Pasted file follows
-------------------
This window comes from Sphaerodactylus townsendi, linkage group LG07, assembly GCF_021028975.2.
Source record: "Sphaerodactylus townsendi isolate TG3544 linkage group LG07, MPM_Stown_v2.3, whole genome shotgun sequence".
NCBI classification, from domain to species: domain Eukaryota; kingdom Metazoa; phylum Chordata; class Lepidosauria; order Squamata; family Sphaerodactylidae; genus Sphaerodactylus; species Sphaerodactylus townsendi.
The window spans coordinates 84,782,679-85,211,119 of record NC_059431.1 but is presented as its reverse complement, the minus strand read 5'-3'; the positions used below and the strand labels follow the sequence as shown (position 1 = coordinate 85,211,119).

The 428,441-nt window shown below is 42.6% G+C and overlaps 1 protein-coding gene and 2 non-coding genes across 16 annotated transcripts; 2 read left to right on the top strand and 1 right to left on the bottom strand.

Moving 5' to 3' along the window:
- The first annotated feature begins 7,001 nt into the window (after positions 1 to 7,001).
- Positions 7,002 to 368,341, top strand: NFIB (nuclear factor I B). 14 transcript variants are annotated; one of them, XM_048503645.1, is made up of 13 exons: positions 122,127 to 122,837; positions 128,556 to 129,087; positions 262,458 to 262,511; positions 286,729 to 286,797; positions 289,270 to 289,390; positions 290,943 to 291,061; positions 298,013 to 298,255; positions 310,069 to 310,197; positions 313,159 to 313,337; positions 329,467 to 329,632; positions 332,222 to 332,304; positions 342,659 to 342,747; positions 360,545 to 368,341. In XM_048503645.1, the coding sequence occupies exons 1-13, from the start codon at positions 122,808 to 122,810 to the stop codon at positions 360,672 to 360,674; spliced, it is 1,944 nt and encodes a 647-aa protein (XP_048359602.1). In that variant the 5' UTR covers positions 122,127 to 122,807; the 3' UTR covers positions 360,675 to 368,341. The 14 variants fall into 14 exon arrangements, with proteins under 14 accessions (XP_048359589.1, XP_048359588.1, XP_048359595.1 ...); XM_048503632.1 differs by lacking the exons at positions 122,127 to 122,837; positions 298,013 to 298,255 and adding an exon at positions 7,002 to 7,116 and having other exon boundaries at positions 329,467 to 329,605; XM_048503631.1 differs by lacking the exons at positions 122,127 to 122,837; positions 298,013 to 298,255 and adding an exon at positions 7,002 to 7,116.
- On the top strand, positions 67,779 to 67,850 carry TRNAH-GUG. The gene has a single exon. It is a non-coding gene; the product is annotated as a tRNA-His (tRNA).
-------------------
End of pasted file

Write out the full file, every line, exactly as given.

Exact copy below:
This window comes from Sphaerodactylus townsendi, linkage group LG07, assembly GCF_021028975.2.
Source record: "Sphaerodactylus townsendi isolate TG3544 linkage group LG07, MPM_Stown_v2.3, whole genome shotgun sequence".
NCBI classification, from domain to species: domain Eukaryota; kingdom Metazoa; phylum Chordata; class Lepidosauria; order Squamata; family Sphaerodactylidae; genus Sphaerodactylus; species Sphaerodactylus townsendi.
The window spans coordinates 84,782,679-85,211,119 of record NC_059431.1 but is presented as its reverse complement, the minus strand read 5'-3'; the positions used below and the strand labels follow the sequence as shown (position 1 = coordinate 85,211,119).

The 428,441-nt window shown below is 42.6% G+C and overlaps 1 protein-coding gene and 2 non-coding genes across 16 annotated transcripts; 2 read left to right on the top strand and 1 right to left on the bottom strand.

Moving 5' to 3' along the window:
- The first annotated feature begins 7,001 nt into the window (after positions 1 to 7,001).
- Positions 7,002 to 368,341, top strand: NFIB (nuclear factor I B). 14 transcript variants are annotated; one of them, XM_048503645.1, is made up of 13 exons: positions 122,127 to 122,837; positions 128,556 to 129,087; positions 262,458 to 262,511; positions 286,729 to 286,797; positions 289,270 to 289,390; positions 290,943 to 291,061; positions 298,013 to 298,255; positions 310,069 to 310,197; positions 313,159 to 313,337; positions 329,467 to 329,632; positions 332,222 to 332,304; positions 342,659 to 342,747; positions 360,545 to 368,341. In XM_048503645.1, the coding sequence occupies exons 1-13, from the start codon at positions 122,808 to 122,810 to the stop codon at positions 360,672 to 360,674; spliced, it is 1,944 nt and encodes a 647-aa protein (XP_048359602.1). In that variant the 5' UTR covers positions 122,127 to 122,807; the 3' UTR covers positions 360,675 to 368,341. The 14 variants fall into 14 exon arrangements, with proteins under 14 accessions (XP_048359589.1, XP_048359588.1, XP_048359595.1 ...); XM_048503632.1 differs by lacking the exons at positions 122,127 to 122,837; positions 298,013 to 298,255 and adding an exon at positions 7,002 to 7,116 and having other exon boundaries at positions 329,467 to 329,605; XM_048503631.1 differs by lacking the exons at positions 122,127 to 122,837; positions 298,013 to 298,255 and adding an exon at positions 7,002 to 7,116.
- On the top strand, positions 67,779 to 67,850 carry TRNAH-GUG. The gene has a single exon. It is a non-coding gene; the product is annotated as a tRNA-His (tRNA).